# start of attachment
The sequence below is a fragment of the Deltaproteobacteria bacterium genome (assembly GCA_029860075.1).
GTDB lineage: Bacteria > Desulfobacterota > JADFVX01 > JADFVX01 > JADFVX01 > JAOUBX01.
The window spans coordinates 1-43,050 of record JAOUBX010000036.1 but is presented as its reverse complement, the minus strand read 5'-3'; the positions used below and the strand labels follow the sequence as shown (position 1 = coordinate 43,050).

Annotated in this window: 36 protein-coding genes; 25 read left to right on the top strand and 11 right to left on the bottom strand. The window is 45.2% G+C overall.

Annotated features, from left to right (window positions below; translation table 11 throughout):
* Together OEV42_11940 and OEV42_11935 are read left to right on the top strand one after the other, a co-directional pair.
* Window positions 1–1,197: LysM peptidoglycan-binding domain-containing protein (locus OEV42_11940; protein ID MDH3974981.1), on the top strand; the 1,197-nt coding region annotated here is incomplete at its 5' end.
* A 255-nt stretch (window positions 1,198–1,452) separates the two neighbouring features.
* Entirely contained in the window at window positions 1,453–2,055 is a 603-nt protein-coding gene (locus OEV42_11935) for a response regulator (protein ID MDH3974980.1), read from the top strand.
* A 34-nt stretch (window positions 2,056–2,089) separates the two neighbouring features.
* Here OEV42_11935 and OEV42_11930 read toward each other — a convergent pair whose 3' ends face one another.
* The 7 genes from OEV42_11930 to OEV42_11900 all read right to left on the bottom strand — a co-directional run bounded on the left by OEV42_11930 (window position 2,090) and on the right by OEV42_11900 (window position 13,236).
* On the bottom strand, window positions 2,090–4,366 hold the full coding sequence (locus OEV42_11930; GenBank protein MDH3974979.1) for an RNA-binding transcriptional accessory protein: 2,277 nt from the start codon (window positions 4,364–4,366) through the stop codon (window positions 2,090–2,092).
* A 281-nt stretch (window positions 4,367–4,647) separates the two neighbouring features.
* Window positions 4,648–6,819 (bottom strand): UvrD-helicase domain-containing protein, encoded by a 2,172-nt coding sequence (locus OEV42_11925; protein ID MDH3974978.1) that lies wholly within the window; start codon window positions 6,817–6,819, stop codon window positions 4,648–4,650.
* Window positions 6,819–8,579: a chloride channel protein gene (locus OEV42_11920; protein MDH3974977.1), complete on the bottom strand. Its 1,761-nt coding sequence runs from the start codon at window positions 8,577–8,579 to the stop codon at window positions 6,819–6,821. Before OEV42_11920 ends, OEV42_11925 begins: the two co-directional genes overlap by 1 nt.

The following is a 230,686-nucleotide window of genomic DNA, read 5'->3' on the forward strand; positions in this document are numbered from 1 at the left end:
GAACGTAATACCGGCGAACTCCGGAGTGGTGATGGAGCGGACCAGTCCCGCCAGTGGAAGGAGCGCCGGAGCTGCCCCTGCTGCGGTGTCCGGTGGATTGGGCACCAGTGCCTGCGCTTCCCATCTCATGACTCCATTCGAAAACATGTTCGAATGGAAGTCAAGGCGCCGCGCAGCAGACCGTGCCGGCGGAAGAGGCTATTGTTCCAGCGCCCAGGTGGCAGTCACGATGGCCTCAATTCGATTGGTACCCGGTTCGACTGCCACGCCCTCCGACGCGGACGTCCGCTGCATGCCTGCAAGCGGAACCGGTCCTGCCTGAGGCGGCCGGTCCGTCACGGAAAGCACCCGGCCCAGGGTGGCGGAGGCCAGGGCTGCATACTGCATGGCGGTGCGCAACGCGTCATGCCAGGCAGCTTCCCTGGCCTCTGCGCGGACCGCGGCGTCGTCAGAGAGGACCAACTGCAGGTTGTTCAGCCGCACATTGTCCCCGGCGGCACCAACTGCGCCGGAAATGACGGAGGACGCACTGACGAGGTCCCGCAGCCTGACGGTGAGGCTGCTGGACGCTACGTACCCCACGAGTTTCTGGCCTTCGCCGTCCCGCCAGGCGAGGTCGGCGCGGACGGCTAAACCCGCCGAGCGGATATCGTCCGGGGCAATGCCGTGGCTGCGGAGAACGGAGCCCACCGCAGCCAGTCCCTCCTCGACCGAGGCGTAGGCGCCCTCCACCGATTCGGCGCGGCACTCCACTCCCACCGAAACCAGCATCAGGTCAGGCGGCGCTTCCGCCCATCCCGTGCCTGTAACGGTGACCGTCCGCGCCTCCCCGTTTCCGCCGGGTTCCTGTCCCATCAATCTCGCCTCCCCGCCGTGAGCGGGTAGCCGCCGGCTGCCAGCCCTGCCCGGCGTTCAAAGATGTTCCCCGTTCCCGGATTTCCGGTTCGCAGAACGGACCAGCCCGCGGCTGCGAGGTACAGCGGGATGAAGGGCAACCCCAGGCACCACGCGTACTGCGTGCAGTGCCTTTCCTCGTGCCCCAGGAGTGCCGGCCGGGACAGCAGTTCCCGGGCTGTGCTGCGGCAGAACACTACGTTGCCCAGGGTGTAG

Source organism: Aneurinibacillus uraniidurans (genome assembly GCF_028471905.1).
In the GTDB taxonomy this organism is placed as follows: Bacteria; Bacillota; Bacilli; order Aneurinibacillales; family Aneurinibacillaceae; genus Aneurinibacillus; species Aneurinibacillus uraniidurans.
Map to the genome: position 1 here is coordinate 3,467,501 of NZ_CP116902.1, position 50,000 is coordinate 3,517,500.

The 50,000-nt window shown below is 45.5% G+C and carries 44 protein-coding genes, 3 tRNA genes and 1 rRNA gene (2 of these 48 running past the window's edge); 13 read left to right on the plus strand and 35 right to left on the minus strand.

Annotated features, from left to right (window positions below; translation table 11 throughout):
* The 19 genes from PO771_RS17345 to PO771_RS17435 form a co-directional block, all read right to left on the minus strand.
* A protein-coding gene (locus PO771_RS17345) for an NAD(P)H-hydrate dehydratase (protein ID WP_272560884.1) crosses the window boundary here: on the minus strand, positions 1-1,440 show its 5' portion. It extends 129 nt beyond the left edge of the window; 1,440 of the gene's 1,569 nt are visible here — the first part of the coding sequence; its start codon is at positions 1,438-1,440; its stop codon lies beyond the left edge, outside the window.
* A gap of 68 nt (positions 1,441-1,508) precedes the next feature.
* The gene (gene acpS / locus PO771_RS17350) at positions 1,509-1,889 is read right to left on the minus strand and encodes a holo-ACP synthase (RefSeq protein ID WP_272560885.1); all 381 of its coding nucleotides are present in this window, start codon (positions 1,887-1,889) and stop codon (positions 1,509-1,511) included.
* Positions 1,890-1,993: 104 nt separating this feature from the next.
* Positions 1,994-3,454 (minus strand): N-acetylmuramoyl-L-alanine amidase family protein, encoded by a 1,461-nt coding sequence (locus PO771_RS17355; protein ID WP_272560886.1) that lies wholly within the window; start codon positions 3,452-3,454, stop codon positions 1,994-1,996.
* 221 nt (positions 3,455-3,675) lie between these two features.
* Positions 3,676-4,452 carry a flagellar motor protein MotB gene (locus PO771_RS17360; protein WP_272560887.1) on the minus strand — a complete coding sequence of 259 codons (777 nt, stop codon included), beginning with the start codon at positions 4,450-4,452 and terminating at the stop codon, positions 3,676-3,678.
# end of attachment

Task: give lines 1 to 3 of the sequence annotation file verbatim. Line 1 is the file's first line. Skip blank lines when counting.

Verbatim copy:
The sequence below is a fragment of the Deltaproteobacteria bacterium genome (assembly GCA_029860075.1).
GTDB lineage: Bacteria > Desulfobacterota > JADFVX01 > JADFVX01 > JADFVX01 > JAOUBX01.
The window spans coordinates 1-43,050 of record JAOUBX010000036.1 but is presented as its reverse complement, the minus strand read 5'-3'; the positions used below and the strand labels follow the sequence as shown (position 1 = coordinate 43,050).